Email: How to Use it as a Free Virtual Assistant




  • — November 3, 2017

    Email: How to Use it as a Free Virtual Assistant

    geralt / Pixabay

    Email can be a beast. Though there are so many ways to connect with people today, we still can’t avoid dealing with it. If you’re not quite ready to enlist the help of a virtual assistant or you’d rather handle your inbox on your own, here are some tips to put some tasks on autopilot.

    1. Create autoresponders that still allow people to take action

    I once received a message from a person that was going away. It was one of the best out of office responses I’d ever seen. It gave information about connecting at a later date. Even though the person wasn’t able to answer their email, anyone reaching out could still move things forward using the calendar information provided.

    You could set up a call that pertained to one of the categories listed. Each of these had a calendar link next to it. These links directed the person reaching out to the appropriate section.

    This autoresponder allows people to book time without any involvement from the recipient. It also gives structure regarding the types of opportunities the person will attend to on a call.

    Here’s how it went:

    Thanks for reaching out!

    I’ll be away until the end of October. For this reason, I will catch up with email when I return. If something is of an urgent nature, please text me.

    In the meantime, please click the appropriate link below if you need to schedule a time to speak with me about the following:

    SPEAKING REQUESTS: [insert appropriate link] MEDIA REQUESTS: [insert appropriate link]

    WORK WITH ME ONE ON ONE: [insert appropriate link] Thank you for understanding!

    Best-

    2. Create autoresponders that sort out viable opportunities from other email requests

    To have better customer service, I recently created an automatic response. It’s a way to get back to people efficiently without having to process their request. This buys me some time if I’m super backlogged.

    It also sets the tone for others with requests that I’m not interested in exploring. Unfortunately, it can be hard to set aside time to respond to the latter. Those tend to be the type that follow-up no matter what you write.

    I decided to ignore the emails in hopes that they would go away. They didn’t. Instead of rolling my eyes or vague booking them on social media, I took what I consider to be the kinder, more professional path.

    I set up an autoresponder to let them know I’m not interested. After all, people can’t read your mind. And when someone makes a request, it’s a given that they will most likely follow-up.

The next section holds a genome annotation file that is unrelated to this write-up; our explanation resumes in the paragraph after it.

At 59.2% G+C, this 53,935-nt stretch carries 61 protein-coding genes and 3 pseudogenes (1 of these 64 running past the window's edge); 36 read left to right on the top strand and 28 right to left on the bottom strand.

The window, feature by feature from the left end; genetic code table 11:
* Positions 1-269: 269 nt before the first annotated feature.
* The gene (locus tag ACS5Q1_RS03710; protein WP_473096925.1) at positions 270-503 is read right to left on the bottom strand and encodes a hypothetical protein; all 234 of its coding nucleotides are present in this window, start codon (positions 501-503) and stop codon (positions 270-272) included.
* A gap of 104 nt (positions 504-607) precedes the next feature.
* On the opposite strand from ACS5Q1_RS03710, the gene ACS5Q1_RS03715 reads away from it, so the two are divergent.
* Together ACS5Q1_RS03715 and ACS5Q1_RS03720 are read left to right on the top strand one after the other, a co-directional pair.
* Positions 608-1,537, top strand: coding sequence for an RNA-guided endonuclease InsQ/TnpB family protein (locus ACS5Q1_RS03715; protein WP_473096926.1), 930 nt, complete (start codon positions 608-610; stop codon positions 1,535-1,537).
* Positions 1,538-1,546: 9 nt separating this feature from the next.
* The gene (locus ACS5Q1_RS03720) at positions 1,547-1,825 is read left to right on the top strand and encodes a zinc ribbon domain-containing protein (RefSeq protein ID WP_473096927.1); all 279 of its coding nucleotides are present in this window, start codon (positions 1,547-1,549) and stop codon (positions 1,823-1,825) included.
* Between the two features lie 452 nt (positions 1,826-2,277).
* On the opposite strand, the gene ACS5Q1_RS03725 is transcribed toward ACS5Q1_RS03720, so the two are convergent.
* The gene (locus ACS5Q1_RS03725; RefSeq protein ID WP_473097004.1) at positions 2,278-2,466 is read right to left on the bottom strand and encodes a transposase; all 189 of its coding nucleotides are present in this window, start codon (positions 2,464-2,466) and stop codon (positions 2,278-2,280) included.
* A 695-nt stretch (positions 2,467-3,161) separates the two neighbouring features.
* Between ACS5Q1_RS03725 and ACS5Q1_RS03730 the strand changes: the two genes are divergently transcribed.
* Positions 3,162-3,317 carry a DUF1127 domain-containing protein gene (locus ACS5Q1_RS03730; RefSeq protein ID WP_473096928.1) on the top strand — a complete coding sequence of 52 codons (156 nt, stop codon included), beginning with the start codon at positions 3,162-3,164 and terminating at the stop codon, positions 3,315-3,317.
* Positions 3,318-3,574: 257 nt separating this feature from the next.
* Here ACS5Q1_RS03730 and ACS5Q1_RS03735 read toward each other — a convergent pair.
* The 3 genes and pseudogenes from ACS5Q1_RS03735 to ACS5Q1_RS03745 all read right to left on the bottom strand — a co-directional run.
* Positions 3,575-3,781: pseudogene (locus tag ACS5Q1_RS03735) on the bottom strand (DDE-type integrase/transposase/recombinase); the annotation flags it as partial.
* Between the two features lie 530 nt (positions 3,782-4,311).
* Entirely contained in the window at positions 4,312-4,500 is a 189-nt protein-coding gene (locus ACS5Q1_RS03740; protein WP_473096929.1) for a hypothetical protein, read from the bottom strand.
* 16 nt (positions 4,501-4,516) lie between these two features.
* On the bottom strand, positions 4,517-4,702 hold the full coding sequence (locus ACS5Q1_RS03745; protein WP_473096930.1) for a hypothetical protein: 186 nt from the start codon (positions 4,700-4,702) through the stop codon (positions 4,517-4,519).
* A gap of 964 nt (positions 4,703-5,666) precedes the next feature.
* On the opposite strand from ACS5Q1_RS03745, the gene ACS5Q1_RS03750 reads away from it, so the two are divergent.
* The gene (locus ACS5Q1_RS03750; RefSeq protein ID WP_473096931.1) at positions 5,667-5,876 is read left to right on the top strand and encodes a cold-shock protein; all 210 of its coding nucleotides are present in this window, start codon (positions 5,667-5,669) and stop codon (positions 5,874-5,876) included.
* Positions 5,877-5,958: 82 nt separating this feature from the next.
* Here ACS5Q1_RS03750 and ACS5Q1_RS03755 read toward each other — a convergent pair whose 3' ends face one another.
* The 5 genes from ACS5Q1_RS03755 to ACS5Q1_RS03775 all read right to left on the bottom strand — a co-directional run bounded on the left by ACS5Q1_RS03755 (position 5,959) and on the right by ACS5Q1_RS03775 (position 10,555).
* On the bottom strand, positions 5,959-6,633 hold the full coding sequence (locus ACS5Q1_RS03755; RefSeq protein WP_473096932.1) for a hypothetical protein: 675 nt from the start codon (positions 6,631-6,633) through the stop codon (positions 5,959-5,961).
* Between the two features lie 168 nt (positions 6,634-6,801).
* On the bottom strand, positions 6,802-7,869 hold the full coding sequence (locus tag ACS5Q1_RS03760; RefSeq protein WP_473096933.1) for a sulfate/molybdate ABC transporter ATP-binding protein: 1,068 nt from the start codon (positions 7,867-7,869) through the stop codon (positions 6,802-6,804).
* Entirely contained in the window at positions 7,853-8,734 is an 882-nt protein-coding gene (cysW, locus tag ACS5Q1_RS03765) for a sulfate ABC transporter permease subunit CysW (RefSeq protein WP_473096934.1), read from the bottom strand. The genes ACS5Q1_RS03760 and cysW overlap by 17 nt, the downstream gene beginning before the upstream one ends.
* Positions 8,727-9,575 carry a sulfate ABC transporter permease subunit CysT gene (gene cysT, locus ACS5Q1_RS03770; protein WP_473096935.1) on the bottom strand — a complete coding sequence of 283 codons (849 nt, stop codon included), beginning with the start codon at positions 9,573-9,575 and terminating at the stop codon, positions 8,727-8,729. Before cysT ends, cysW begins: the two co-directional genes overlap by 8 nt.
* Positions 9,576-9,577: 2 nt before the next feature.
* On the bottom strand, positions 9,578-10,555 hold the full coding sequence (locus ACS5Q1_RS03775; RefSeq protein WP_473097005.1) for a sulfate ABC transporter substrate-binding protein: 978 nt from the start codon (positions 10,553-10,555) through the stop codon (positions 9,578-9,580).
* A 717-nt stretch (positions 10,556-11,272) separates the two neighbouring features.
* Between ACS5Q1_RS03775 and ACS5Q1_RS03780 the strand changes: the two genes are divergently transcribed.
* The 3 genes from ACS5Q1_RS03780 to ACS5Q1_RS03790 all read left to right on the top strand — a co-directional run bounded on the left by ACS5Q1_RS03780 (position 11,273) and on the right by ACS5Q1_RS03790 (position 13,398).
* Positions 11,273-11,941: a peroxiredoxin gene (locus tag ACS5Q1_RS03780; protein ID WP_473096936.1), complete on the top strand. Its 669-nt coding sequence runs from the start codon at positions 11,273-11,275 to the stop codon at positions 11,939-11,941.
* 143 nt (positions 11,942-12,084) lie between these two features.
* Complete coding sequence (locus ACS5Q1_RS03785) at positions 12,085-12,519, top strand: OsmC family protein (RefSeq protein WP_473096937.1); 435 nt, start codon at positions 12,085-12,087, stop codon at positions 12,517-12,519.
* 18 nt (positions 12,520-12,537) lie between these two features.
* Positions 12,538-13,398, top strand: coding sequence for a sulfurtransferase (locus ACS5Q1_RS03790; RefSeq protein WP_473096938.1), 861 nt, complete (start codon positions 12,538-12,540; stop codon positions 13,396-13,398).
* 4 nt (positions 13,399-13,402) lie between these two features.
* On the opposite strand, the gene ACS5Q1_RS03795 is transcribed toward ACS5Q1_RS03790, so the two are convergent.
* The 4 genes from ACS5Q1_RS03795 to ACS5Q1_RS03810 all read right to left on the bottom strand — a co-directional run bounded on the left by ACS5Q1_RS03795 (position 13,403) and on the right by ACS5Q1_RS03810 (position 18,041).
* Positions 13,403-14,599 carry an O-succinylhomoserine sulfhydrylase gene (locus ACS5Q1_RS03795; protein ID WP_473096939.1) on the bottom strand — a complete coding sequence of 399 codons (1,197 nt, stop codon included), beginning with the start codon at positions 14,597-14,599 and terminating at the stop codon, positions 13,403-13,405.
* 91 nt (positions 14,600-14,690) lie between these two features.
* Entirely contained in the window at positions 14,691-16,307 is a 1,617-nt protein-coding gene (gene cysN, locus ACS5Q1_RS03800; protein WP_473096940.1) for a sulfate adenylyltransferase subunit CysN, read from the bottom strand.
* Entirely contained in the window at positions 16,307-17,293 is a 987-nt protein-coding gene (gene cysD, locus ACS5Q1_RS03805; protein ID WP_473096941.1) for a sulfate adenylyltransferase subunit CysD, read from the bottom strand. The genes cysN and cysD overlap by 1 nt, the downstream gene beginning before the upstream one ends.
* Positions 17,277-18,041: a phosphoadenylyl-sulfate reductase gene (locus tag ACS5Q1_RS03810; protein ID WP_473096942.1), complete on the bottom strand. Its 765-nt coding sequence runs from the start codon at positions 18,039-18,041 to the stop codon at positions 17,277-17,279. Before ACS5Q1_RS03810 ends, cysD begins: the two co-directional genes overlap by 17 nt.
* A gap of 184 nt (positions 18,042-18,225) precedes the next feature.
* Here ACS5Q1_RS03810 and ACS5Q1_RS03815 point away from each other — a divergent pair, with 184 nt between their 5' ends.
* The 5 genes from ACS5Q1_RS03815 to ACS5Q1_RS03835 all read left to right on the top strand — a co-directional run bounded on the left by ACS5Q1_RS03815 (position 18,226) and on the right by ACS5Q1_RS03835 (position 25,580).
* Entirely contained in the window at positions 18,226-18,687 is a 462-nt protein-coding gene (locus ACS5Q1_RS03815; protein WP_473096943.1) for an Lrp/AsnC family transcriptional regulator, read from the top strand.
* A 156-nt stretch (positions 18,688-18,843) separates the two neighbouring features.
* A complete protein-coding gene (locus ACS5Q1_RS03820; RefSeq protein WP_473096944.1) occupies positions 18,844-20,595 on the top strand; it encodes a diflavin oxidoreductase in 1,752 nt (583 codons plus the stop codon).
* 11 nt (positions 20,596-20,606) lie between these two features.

The person on the other end doesn’t know how you feel about the request. They are just doing their job. Sometimes we might even be that person making an offer. I think it’s good karma to handle these types of requests with grace.

    Here’s an excellent autoresponder message to give everyone a heads-up that you won’t necessarily reply at all after this email.

    Thank you for sending along an opportunity.

    Due to the high volume of email I receive, I created this automated message to get back to you quickly. Right now I’m only able to respond to opportunities that are a good fit for my current goals.

    If your idea is something I’d be interested in pursuing, I’ll be in touch soon.

    Thank you kindly!

    3. Filter unimportant emails first

    Many people will tell you to filter your emails. I think that’s a great idea if you have a rule or process for making sure you check those emails. I’m an out of sight of mind kind of person. I fear that having an important email disappear from my inbox will make me forget to respond. If you’re hesitant to try filtering these emails, start with ones that aren’t as important such as newsletters, coupons, deals, offers or any ways to save money when shopping in one folder. They will be kept waiting for you in a folder and will automatically declutter your inbox. This will make it easier to find them when needed. The more important emails can remain in your inbox.

    Then make time to check on the ones you filtered periodically. Test to see how well this works for you. If you get a nice rhythm down, you can then try filtering other types of emails to different folders. After initial setup, you won’t have to take any of your time moving specific emails into folders.

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